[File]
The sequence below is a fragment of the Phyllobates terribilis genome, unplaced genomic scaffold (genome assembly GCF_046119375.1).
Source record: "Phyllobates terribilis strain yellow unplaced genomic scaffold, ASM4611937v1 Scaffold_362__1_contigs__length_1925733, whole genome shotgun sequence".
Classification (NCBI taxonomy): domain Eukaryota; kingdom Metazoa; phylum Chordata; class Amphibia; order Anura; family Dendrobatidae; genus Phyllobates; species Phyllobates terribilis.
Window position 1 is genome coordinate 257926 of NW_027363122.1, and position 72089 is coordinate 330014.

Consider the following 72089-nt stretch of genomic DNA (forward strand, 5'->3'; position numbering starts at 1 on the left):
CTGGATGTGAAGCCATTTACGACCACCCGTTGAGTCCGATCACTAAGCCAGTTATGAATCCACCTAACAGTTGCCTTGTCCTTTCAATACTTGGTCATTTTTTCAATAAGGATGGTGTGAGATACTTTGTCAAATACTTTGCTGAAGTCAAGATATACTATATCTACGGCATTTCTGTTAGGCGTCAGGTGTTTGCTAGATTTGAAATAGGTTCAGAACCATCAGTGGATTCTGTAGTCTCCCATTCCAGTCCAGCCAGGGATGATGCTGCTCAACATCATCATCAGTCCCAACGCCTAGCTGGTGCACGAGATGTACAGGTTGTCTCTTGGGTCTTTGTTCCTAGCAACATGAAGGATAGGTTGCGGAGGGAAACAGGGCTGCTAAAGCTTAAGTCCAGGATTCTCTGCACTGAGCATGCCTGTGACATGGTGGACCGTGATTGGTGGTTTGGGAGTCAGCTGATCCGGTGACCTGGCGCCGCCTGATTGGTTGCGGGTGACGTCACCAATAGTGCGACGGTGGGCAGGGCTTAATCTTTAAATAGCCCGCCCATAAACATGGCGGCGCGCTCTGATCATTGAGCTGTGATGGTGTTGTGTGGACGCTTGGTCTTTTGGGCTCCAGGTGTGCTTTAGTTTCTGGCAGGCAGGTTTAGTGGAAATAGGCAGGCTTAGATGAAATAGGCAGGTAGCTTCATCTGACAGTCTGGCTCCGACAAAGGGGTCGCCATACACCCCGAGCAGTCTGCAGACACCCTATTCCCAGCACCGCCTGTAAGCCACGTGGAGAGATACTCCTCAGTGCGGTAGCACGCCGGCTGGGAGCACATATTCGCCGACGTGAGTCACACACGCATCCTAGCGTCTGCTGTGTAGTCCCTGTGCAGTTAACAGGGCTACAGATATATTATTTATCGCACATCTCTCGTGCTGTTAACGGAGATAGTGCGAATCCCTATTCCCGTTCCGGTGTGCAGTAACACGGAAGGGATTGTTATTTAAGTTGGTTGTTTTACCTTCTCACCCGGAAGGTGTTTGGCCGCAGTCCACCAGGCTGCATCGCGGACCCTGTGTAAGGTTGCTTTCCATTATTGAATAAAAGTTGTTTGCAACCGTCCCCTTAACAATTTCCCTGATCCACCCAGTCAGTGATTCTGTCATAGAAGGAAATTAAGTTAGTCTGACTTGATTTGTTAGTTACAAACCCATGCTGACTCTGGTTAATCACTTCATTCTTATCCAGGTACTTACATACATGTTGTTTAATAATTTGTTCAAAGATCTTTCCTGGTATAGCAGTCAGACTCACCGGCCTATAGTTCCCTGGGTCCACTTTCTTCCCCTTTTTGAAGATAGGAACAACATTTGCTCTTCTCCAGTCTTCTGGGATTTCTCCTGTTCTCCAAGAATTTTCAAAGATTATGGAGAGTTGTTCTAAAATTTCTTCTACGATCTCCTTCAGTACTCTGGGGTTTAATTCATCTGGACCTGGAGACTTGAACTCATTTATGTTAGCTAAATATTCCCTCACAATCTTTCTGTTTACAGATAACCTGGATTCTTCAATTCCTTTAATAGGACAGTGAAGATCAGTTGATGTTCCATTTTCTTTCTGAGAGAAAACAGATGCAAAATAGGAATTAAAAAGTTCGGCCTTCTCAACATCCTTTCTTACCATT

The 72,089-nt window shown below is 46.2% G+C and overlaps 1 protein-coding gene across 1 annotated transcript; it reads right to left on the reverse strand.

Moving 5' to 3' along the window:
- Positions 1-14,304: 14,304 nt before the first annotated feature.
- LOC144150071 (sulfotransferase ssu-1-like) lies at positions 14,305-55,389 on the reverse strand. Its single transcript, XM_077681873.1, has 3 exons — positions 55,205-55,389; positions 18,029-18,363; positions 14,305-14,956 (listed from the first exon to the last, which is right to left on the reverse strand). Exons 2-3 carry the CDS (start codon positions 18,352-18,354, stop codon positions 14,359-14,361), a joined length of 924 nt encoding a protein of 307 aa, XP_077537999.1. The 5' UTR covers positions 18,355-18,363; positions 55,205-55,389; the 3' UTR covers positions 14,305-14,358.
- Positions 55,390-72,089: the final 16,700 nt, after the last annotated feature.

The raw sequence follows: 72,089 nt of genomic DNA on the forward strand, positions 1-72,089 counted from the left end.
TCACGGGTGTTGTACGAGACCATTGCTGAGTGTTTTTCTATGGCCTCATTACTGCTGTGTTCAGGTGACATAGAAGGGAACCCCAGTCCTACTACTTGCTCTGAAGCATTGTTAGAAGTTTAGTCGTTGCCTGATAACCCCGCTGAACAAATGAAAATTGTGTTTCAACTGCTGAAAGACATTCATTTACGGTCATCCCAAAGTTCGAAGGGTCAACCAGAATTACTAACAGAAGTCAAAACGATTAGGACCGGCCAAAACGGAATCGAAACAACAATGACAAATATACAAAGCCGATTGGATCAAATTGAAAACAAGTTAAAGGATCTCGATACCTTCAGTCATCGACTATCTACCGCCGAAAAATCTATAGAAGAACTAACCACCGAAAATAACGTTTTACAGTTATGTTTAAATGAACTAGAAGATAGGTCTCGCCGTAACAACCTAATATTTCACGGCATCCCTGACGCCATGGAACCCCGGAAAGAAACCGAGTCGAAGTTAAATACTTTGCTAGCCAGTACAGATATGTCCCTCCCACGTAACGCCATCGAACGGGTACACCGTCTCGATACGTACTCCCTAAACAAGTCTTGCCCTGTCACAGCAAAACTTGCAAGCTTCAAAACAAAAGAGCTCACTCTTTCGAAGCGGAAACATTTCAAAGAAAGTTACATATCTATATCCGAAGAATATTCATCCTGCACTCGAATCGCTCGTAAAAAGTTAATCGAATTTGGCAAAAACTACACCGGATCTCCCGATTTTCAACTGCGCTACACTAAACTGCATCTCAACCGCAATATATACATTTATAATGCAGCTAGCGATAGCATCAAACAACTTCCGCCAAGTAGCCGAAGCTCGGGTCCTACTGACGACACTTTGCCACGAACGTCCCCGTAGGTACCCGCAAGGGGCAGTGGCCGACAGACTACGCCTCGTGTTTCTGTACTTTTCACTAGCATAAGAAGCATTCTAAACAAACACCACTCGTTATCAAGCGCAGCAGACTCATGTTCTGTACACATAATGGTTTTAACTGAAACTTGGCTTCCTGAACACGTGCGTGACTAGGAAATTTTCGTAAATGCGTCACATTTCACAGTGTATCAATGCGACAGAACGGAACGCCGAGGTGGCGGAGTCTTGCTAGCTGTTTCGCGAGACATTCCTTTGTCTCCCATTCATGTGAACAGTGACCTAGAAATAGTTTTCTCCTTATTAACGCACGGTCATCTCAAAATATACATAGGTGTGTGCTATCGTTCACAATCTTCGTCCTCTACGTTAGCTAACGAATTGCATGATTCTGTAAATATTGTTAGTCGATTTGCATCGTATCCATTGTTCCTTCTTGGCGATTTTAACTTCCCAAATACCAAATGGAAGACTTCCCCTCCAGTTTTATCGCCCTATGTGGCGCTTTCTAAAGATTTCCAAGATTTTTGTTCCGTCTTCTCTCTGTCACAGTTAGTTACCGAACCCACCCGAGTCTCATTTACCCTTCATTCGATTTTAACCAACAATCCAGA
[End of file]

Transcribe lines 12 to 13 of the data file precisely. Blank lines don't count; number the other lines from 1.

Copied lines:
The raw sequence follows: 72,089 nt of genomic DNA on the forward strand, positions 1-72,089 counted from the left end.
TCACGGGTGTTGTACGAGACCATTGCTGAGTGTTTTTCTATGGCCTCATTACTGCTGTGTTCAGGTGACATAGAAGGGAACCCCAGTCCTACTACTTGCTCTGAAGCATTGTTAGAAGTTTAGTCGTTGCCTGATAACCCCGCTGAACAAATGAAAATTGTGTTTCAACTGCTGAAAGACATTCATTTACGGTCATCCCAAAGTTCGAAGGGTCAACCAGAATTACTAACAGAAGTCAAAACGATTAGGACCGGCCAAAACGGAATCGAAACAACAATGACAAATATACAAAGCCGATTGGATCAAATTGAAAACAAGTTAAAGGATCTCGATACCTTCAGTCATCGACTATCTACCGCCGAAAAATCTATAGAAGAACTAACCACCGAAAATAACGTTTTACAGTTATGTTTAAATGAACTAGAAGATAGGTCTCGCCGTAACAACCTAATATTTCACGGCATCCCTGACGCCATGGAACCCCGGAAAGAAACCGAGTCGAAGTTAAATACTTTGCTAGCCAGTACAGATATGTCCCTCCCACGTAACGCCATCGAACGGGTACACCGTCTCGATACGTACTCCCTAAACAAGTCTTGCCCTGTCACAGCAAAACTTGCAAGCTTCAAAACAAAAGAGCTCACTCTTTCGAAGCGGAAACATTTCAAAGAAAGTTACATATCTATATCCGAAGAATATTCATCCTGCACTCGAATCGCTCGTAAAAAGTTAATCGAATTTGGCAAAAACTACACCGGATCTCCCGATTTTCAACTGCGCTACACTAAACTGCATCTCAACCGCAATATATACATTTATAATGCAGCTAGCGATAGCATCAAACAACTTCCGCCAAGTAGCCGAAGCTCGGGTCCTACTGACGACACTTTGCCACGAACGTCCCCGTAGGTACCCGCAAGGGGCAGTGGCCGACAGACTACGCCTCGTGTTTCTGTACTTTTCACTAGCATAAGAAGCATTCTAAACAAACACCACTCGTTATCAAGCGCAGCAGACTCATGTTCTGTACACATAATGGTTTTAACTGAAACTTGGCTTCCTGAACACGTGCGTGACTAGGAAATTTTCGTAAATGCGTCACATTTCACAGTGTATCAATGCGACAGAACGGAACGCCGAGGTGGCGGAGTCTTGCTAGCTGTTTCGCGAGACATTCCTTTGTCTCCCATTCATGTGAACAGTGACCTAGAAATAGTTTTCTCCTTATTAACGCACGGTCATCTCAAAATATACATAGGTGTGTGCTATCGTTCACAATCTTCGTCCTCTACGTTAGCTAACGAATTGCATGATTCTGTAAATATTGTTAGTCGATTTGCATCGTATCCATTGTTCCTTCTTGGCGATTTTAACTTCCCAAATACCAAATGGAAGACTTCCCCTCCAGTTTTATCGCCCTATGTGGCGCTTTCTAAAGATTTCCAAGATTTTTGTTCCGTCTTCTCTCTGTCACAGTTAGTTACCGAACCCACCCGAGTCTCATTTACCCTTCATTCGATTTTAACCAACAATCCAGA